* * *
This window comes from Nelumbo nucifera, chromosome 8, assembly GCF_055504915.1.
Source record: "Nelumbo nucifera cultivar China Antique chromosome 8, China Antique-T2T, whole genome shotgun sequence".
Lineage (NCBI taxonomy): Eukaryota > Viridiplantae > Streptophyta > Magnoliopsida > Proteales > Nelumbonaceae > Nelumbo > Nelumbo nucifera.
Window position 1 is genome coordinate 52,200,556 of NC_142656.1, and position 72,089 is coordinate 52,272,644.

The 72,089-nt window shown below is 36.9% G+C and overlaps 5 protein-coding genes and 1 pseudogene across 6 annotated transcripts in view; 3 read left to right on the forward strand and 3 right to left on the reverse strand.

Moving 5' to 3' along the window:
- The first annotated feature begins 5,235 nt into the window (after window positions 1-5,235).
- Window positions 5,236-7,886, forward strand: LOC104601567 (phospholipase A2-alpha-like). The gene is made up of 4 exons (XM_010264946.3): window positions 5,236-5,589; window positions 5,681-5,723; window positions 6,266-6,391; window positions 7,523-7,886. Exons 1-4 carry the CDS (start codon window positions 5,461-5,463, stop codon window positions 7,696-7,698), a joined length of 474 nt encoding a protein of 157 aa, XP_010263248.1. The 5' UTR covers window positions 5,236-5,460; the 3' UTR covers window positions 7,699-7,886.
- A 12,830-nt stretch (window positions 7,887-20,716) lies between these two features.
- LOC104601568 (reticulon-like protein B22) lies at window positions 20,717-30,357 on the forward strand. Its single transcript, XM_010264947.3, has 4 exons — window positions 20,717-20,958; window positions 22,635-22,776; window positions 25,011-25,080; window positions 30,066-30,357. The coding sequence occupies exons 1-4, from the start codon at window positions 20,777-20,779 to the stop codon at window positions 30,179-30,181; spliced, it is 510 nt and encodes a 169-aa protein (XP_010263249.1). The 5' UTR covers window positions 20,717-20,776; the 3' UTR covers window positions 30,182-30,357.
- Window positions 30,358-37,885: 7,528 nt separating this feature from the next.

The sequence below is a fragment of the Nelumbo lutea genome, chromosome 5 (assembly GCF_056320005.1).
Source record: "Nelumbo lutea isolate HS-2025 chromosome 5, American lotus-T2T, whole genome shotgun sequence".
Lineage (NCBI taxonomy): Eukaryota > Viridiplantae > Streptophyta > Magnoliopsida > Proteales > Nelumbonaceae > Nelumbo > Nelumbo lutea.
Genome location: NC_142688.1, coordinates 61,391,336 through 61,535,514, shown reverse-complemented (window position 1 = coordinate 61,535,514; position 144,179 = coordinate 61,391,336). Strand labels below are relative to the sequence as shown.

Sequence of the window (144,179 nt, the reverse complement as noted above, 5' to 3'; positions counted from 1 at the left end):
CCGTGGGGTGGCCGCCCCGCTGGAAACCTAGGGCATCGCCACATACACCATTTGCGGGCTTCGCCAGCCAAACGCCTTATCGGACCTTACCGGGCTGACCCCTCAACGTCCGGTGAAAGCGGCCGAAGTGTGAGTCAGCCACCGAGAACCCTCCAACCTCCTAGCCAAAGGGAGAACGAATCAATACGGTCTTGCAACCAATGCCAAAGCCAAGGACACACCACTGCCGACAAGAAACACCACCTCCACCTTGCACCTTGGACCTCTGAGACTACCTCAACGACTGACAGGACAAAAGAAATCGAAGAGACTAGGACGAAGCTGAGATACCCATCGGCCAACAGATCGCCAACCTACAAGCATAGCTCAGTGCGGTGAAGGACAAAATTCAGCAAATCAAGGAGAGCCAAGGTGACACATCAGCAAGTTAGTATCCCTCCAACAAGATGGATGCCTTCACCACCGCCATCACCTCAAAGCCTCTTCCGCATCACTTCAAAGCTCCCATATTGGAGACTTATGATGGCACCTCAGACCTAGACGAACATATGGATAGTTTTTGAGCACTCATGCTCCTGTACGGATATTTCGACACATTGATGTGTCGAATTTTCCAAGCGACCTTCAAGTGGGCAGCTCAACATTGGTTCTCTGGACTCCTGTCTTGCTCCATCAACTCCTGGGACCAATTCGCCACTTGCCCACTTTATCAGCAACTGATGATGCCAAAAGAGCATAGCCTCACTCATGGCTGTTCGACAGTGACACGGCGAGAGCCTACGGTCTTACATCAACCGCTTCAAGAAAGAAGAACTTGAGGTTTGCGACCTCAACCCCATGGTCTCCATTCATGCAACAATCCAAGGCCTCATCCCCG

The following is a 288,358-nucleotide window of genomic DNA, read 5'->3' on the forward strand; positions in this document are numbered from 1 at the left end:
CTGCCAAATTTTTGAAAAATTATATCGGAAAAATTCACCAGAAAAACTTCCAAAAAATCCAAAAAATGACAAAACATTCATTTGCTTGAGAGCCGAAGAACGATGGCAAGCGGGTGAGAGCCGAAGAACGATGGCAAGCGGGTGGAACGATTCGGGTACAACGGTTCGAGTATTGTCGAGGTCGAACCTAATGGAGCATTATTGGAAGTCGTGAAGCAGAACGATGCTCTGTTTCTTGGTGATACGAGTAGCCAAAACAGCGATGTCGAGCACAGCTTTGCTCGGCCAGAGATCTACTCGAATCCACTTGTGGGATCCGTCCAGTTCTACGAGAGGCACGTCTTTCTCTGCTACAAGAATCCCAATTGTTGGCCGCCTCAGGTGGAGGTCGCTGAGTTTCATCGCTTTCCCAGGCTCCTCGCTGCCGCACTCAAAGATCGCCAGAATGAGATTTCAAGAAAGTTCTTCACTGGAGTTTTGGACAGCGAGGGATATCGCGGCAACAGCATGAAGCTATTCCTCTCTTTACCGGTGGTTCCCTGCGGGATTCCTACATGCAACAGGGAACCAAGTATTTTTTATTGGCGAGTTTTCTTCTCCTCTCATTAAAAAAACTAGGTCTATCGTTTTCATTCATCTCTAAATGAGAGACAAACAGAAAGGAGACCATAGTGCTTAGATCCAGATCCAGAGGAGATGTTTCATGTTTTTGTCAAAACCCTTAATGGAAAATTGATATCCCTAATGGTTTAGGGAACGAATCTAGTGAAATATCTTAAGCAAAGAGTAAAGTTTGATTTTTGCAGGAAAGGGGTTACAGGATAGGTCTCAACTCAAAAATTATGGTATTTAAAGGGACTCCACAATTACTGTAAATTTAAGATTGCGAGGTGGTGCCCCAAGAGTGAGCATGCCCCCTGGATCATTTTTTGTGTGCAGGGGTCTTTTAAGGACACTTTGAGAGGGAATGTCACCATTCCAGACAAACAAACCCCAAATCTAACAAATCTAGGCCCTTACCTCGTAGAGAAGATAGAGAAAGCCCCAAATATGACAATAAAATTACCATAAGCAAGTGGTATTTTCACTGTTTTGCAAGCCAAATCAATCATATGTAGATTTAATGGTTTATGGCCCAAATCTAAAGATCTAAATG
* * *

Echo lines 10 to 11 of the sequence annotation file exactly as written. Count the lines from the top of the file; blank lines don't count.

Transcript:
- LOC104601568 (reticulon-like protein B22) lies at window positions 20,717-30,357 on the forward strand. Its single transcript, XM_010264947.3, has 4 exons — window positions 20,717-20,958; window positions 22,635-22,776; window positions 25,011-25,080; window positions 30,066-30,357. The coding sequence occupies exons 1-4, from the start codon at window positions 20,777-20,779 to the stop codon at window positions 30,179-30,181; spliced, it is 510 nt and encodes a 169-aa protein (XP_010263249.1). The 5' UTR covers window positions 20,717-20,776; the 3' UTR covers window positions 30,182-30,357.
- Window positions 30,358-37,885: 7,528 nt separating this feature from the next.